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This publication is available at https://www.gov.uk/government/publications/school-inspection-handbook-from-september-2015/ofsted-inspections-mythbusting
The purpose of this document is to confirm facts about the requirements of Ofsted and to dispel myths that can result in unnecessary workloads in schools. It should be read alongside the School inspection handbook.
This document is intended to highlight specific practices that are not required by Ofsted. It is up to schools themselves to determine their practices and for leadership teams to justify these on their own merits rather than by reference to the inspection handbook.
1. Lesson planning
Ofsted does not require schools to provide individual lesson plans to inspectors. Equally, Ofsted does not require schools to provide previous lesson plans.
Ofsted does not specify how planning should be set out, the length of time it should take or the amount of detail it should contain. Inspectors are interested in the effectiveness of planning rather than the form it takes.
Ofsted does not require self-evaluation to be provided in a specific format. Any assessment that is provided should be part of the school’s business processes and not generated solely for inspection purposes.
3. Grading of lessons
Ofsted does not award a grade for the quality of teaching or outcomes in the individual lessons visited. It does not grade individual lessons. It does not expect schools to use the Ofsted evaluation schedule to grade teaching or individual lessons.
4. Lesson observations
Ofsted does not require schools to undertake a specified amount of lesson observation.
Ofsted does not expect schools to provide specific details of the pay grade of individual teachers who are observed during inspection.
5. Pupils’ work
Ofsted does not expect to see a particular frequency or quantity of work in pupils’ books or folders. Ofsted recognises that the amount of work in books and folders will depend on the subject being studied and the age and ability of the pupils.
Ofsted recognises that marking and feedback to pupils, both written and oral, are important aspects of assessment. However, Ofsted does not expect to see any specific frequency, type or volume of marking and feedback; these are for the school to decide through its assessment policy. Marking and feedback should be consistent with that policy, which may cater for different subjects and different age groups of pupils in different ways, in order to be effective and efficient in promoting learning.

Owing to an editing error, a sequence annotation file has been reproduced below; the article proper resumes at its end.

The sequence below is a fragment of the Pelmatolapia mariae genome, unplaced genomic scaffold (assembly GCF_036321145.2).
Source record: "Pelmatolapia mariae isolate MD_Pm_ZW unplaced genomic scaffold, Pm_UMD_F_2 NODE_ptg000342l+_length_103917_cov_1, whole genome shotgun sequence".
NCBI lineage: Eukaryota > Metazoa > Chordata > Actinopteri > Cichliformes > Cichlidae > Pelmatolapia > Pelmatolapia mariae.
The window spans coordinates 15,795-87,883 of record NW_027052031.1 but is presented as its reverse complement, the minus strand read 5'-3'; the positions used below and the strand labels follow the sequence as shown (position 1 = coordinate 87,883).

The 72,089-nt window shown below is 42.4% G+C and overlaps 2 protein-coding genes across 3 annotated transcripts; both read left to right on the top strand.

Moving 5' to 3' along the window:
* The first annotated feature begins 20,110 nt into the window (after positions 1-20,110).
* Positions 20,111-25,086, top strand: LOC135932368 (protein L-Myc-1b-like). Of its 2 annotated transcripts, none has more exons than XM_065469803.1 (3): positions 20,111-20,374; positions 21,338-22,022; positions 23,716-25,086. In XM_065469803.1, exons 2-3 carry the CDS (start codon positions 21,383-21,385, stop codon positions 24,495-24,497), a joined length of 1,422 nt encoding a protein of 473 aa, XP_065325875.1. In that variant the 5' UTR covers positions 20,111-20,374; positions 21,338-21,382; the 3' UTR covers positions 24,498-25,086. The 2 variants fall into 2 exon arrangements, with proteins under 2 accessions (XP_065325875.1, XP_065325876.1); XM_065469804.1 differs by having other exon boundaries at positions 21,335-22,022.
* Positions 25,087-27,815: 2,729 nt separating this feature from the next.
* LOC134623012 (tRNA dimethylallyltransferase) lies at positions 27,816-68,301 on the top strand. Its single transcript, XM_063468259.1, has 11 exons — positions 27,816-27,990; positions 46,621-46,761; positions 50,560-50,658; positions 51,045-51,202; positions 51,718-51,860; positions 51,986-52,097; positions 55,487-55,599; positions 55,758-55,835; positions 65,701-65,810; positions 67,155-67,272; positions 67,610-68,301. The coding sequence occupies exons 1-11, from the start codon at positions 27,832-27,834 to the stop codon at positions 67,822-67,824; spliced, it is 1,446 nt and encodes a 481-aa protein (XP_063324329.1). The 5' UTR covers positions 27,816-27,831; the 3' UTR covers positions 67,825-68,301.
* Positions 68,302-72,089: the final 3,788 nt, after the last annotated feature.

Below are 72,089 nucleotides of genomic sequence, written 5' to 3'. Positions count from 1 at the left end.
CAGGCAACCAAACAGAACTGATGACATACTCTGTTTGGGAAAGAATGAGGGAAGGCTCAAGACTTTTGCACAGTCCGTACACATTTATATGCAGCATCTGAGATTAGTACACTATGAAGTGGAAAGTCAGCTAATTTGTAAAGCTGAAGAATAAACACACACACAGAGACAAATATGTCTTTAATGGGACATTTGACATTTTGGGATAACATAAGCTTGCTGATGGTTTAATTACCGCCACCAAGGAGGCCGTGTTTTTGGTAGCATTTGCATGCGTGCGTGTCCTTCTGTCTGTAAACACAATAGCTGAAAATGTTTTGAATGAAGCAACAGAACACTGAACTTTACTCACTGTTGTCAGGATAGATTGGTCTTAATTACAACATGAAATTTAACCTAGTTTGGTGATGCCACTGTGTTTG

While inspectors will consider how written and oral feedback is used to promote learning, Ofsted does not expect to see any written record of oral feedback provided to pupils by teachers.
If it is necessary for inspectors to identify marking as an area for improvement for a school, they will pay careful attention to the way recommendations are written to ensure that these do not drive unnecessary workload for teachers.
6. Evidence for inspection
Ofsted does not expect schools to provide evidence for inspection beyond that set out in the inspection handbook.
Ofsted will take a range of evidence into account when making judgements, including published performance data, the school’s in-year performance information and work in pupils’ books and folders, including that held in electronic form. However, unnecessary or extensive collections of marked pupils’ work are not required for inspection.
Ofsted does not expect performance and pupil-tracking information to be presented in a particular format. Such information should be provided to inspectors in the format that the school would ordinarily use to monitor the progress of pupils in that school.
Ofsted does not require teachers to undertake additional work or to ask pupils to undertake work specifically for the inspection.
Ofsted will usually expect to see evidence of the monitoring of teaching and learning and its link to teachers’ performance management and the teachers’ standards, but this should be the information that the school uses routinely and not additional evidence generated for inspection.
Ofsted does not require schools to provide evidence for each teacher for each of the bulleted sub-headings in the teachers’ standards.
7. Statutory provisions
Ofsted will report on any failure to comply with statutory arrangements, including those relating to the workforce, where these form part of the inspection framework and evaluation schedule (Part 2 of the ‘School inspection handbook).